UltraSPARC T2+ for massive parallel decision making?

I´m digging into the topic of realtime Solaris at the moment. I can´t talk about the project (it´s not finance, military or robotics, you wouldn´t believe it), but the usage of real-time technology is more common than you think at the moment. Of course the processing of sensoric data, for example in chemical plants, air traffic control radar. Everybody thinks about such stuff at first. But financial systems use this stuff as well. When you work in a business, where miliseconds decide about your profits in automated exchange of stocks and derivates, realtime technology gets essential. You want to be sure, that writing something to disk don´t interrupt the processing of your input data. You can log the stuff later, but the “Sell” order has to go out right here, right now. There are several interesting technologies in Solaris regarding such applications. I will write a tutorial about it soon. After working trough many documents i asked myself: An UltraSPARC T2+ dual or quad proc system should be a hell of a system for massive parallel processing of sensoric data. Let´s imagine, you have observe the stock value of 128 stocks. You could run the observing code on 128 threads in parallel. No context switches. Okay, substract some threads for house keeping, but let´s ignore this for a moment. Even when the proc has just half the clock frequency, the latency of a single transaction should be much faster. The following stuff is just a fast thought game … so correct me, if i got something wrong. And: Yes, i´m aware of the fact that this math is vastly simplified.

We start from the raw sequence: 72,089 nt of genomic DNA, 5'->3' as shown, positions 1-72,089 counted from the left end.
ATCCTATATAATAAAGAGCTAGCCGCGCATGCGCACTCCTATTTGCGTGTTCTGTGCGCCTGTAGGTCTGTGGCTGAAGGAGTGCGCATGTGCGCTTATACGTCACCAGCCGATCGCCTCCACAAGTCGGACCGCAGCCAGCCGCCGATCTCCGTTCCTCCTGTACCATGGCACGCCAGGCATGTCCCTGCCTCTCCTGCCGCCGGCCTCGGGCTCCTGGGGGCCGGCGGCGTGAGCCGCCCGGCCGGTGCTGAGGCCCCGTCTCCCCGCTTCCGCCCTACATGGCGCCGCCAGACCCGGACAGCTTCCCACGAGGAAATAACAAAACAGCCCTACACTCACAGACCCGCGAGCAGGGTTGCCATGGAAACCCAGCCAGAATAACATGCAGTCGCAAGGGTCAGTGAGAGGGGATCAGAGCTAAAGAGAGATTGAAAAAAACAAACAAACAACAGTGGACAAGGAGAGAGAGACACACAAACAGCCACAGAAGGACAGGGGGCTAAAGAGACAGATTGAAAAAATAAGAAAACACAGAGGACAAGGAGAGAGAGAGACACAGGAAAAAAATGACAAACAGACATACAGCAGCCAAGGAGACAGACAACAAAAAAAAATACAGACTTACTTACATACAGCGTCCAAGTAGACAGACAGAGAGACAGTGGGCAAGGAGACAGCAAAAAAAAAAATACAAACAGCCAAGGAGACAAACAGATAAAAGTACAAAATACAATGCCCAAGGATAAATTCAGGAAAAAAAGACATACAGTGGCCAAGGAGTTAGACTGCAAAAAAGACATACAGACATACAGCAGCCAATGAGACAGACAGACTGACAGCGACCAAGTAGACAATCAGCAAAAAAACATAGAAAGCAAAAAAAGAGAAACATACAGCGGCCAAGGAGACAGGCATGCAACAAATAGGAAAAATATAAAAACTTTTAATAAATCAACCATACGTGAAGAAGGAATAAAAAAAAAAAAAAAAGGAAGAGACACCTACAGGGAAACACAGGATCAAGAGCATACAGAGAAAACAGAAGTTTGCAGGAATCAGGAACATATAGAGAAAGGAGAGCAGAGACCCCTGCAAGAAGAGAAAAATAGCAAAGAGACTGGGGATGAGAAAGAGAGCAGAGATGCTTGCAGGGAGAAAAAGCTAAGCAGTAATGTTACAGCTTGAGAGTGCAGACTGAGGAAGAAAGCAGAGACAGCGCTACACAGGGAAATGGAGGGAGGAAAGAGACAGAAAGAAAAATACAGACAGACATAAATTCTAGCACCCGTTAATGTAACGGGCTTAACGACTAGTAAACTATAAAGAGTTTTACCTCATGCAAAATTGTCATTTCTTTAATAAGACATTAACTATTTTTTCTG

Let´s assume your code to get the information, to process it and to make a decision needs 1000 clock cycles. You´ve optimized the code on both system by hand to stay in this cycle budget. Let´s further assume that you need more code on the SPARC but each command is exectuted in 1 cycle (RISC) whereas you have several operations needing more than one cycle in the x86 code (CISC). On a normal single proc single-socket you could work through 128 threads serially. The latency on an system where the application does the dispatching (aka execute the code for decision serially for each stock and start again afterwards) would lead to a decision to decision latency of 128000 clock cycles. Even on a quad core, quad socket system you could only observe 16 inputs in parallel. But let´s assume you do this stuff in a single socket single core system for easier calculation. Now let´s assume you work with a 16 core system: 16 cores In 1000 clock cycles you could go through 16 decision processes, 128 divided by 16 results in 8. You need 8 runs of 16 threads in parallel to go through all 128 stocks. Thus the time from one decision regarding a stock to another decision would be would be 8000 clock cycles Now let´s calculate this for the UltraSPARC T2+. The switch from one thread to another is done without latency penalty. Thus to process 8 observers on a core you would need 4000 clocks as you have two ALU in a core. Thus the latency from decision to decision is just 4000 clock cycles. After 4000 8 decision cycles are totally executed and the next run can start. As you have additional cores, even for 128 stocks your decision to decision latency is 4000 threads. Why 4000? 4 threads are sharing one ALU. Thus you need 4000 clock cycles to execute 4 threads with 1000 commands each even when they look that they were scheduled to 4 different procs. Thus an x86 based system would twice frequency to do the same stuff in the same time as the frequencywise slower UltraSPARC T2+. Considering that an 256 thread system is planed on the foundation of the T2+ the results get even more in favour of the T2+. The decision latency of for such a system would be still 4000. The time between two decisions for a single stock on such a x86 system would rise to 16000 clock cycles, as you would need 16 runs to go to all 256 stocks. And this calculation doesn´t factor in high latency events like a L1 or L2 cache misses leading to context switches or idling pipelines. The architecture of the memory subsystem isn´t factored, too. This would give advantages to the T2+ as well, as context switching is an expensive operation in regard of clock cycles on a x86 architecture with fewer cores than software threads. On a T2+ you wouldn´t have to context switch at all, as you would have enough register sets for all software threads. It may look counterintuitive, but the more inputs you have to observe, the more viable massive multithreaded solutions get, even when they haven´t such a high freqency. I will think more about it to ensure that there is no error in my thoughts.